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Enterprise: Length of Rental Increased in Q3

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Dec. 16, 2016—U.S. length of rental (LOR) increased by 0.5 days in the third quarter versus the same period a year prior (11.4 to 11.9), Enterprise Rent-A-Car noted in a recent Mitchell International Industry Trend Report. This increase was largely due to an uptick in claims frequency and an escalation in complex repairs.

The Southwest region of the U.S. had an LOR nearly two days longer than the national average at 13.8 days, an increase of 1.3―and the state of Texas alone surged by 1.6 days. The California, Mountain and Northwest regions posted significant increases, too. Every state on the west coast experienced an increase, with California and Oregon at 0.8 days.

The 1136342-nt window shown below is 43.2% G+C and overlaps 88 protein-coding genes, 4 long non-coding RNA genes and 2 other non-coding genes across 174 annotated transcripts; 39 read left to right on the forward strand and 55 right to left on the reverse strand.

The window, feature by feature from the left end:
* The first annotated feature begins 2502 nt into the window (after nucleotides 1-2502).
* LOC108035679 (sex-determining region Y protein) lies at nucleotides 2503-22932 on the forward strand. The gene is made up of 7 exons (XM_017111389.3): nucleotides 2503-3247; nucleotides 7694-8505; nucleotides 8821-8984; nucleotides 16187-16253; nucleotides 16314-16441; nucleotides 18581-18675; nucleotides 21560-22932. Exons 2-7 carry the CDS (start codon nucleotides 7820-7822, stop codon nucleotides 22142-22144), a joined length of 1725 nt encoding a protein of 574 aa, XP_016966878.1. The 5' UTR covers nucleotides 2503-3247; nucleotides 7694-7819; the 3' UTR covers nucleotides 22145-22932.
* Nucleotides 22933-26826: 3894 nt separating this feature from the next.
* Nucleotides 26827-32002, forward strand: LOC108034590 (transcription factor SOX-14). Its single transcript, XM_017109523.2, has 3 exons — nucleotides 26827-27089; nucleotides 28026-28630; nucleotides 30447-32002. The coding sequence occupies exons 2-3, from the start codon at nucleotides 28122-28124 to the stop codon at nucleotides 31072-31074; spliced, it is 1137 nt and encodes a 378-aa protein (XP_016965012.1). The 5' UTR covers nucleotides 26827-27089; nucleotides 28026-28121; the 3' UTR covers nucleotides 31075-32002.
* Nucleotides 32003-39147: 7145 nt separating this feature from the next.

The mountain region exceeded the U.S. average with a 0.7-day increase generated by relatively consistent moves across each of the states. Montana made the most northworthy surge, increasing by one full day.  

The Midwest and mid-Atlantic regions saw increases of 0.4 days each, with most states close to the average. Kansas and Missouri, however, jumped by 1.1 and 0.8 days, respectively.

The Northeast largely stayed flat, making it the only region not to increase.

In each region, there is a significant delta between the top and bottom quartiles, which suggests the opportunity for shops to drive results by focusing on elements they’re able to control, according to Mitchell. The three most impactful pieces, based on data and feedback from best-in-class operations, are formal training (I-Car Gold shops outperform the market by around 1.3 days), utilization of the ARMS Data Manager (approximately 1 day better), and a robust scheduling strategy.

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